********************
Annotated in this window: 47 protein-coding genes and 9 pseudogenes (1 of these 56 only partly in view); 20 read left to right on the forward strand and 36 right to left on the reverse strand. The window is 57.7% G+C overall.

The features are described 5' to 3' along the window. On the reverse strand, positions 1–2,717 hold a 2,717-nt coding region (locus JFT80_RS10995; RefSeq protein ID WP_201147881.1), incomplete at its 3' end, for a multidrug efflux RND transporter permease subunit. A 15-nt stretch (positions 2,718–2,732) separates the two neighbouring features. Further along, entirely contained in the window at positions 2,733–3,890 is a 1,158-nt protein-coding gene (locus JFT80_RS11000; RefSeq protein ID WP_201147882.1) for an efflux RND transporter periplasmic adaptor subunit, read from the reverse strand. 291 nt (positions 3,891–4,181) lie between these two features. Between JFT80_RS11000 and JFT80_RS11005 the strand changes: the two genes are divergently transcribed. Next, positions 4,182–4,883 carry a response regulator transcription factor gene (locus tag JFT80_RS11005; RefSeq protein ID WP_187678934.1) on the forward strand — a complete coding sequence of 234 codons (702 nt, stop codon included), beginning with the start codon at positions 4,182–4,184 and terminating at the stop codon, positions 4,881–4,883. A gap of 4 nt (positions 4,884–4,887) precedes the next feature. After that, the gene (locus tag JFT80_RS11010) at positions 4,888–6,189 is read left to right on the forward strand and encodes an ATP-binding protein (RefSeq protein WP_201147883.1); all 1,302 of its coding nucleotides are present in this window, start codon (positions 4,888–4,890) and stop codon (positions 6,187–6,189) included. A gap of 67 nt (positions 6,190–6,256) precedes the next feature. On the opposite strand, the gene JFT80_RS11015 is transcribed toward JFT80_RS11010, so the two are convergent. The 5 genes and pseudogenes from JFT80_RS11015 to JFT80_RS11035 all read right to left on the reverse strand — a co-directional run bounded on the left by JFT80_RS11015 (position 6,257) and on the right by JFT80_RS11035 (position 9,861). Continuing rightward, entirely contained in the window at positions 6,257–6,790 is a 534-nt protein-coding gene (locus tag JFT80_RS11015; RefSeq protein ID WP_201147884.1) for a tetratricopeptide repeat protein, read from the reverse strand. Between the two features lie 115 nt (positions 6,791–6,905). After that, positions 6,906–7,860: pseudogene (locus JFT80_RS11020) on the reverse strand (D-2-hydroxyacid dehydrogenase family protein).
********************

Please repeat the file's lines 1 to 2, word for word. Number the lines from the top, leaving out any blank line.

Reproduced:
Annotated in this window: 47 protein-coding genes and 9 pseudogenes (1 of these 56 only partly in view); 20 read left to right on the forward strand and 36 right to left on the reverse strand. The window is 57.7% G+C overall.

The features are described 5' to 3' along the window. On the reverse strand, positions 1–2,717 hold a 2,717-nt coding region (locus JFT80_RS10995; RefSeq protein ID WP_201147881.1), incomplete at its 3' end, for a multidrug efflux RND transporter permease subunit. A 15-nt stretch (positions 2,718–2,732) separates the two neighbouring features. Further along, entirely contained in the window at positions 2,733–3,890 is a 1,158-nt protein-coding gene (locus JFT80_RS11000; RefSeq protein ID WP_201147882.1) for an efflux RND transporter periplasmic adaptor subunit, read from the reverse strand. 291 nt (positions 3,891–4,181) lie between these two features. Between JFT80_RS11000 and JFT80_RS11005 the strand changes: the two genes are divergently transcribed. Next, positions 4,182–4,883 carry a response regulator transcription factor gene (locus tag JFT80_RS11005; RefSeq protein ID WP_187678934.1) on the forward strand — a complete coding sequence of 234 codons (702 nt, stop codon included), beginning with the start codon at positions 4,182–4,184 and terminating at the stop codon, positions 4,881–4,883. A gap of 4 nt (positions 4,884–4,887) precedes the next feature. After that, the gene (locus tag JFT80_RS11010) at positions 4,888–6,189 is read left to right on the forward strand and encodes an ATP-binding protein (RefSeq protein WP_201147883.1); all 1,302 of its coding nucleotides are present in this window, start codon (positions 4,888–4,890) and stop codon (positions 6,187–6,189) included. A gap of 67 nt (positions 6,190–6,256) precedes the next feature. On the opposite strand, the gene JFT80_RS11015 is transcribed toward JFT80_RS11010, so the two are convergent. The 5 genes and pseudogenes from JFT80_RS11015 to JFT80_RS11035 all read right to left on the reverse strand — a co-directional run bounded on the left by JFT80_RS11015 (position 6,257) and on the right by JFT80_RS11035 (position 9,861). Continuing rightward, entirely contained in the window at positions 6,257–6,790 is a 534-nt protein-coding gene (locus tag JFT80_RS11015; RefSeq protein ID WP_201147884.1) for a tetratricopeptide repeat protein, read from the reverse strand. Between the two features lie 115 nt (positions 6,791–6,905). After that, positions 6,906–7,860: pseudogene (locus JFT80_RS11020) on the reverse strand (D-2-hydroxyacid dehydrogenase family protein).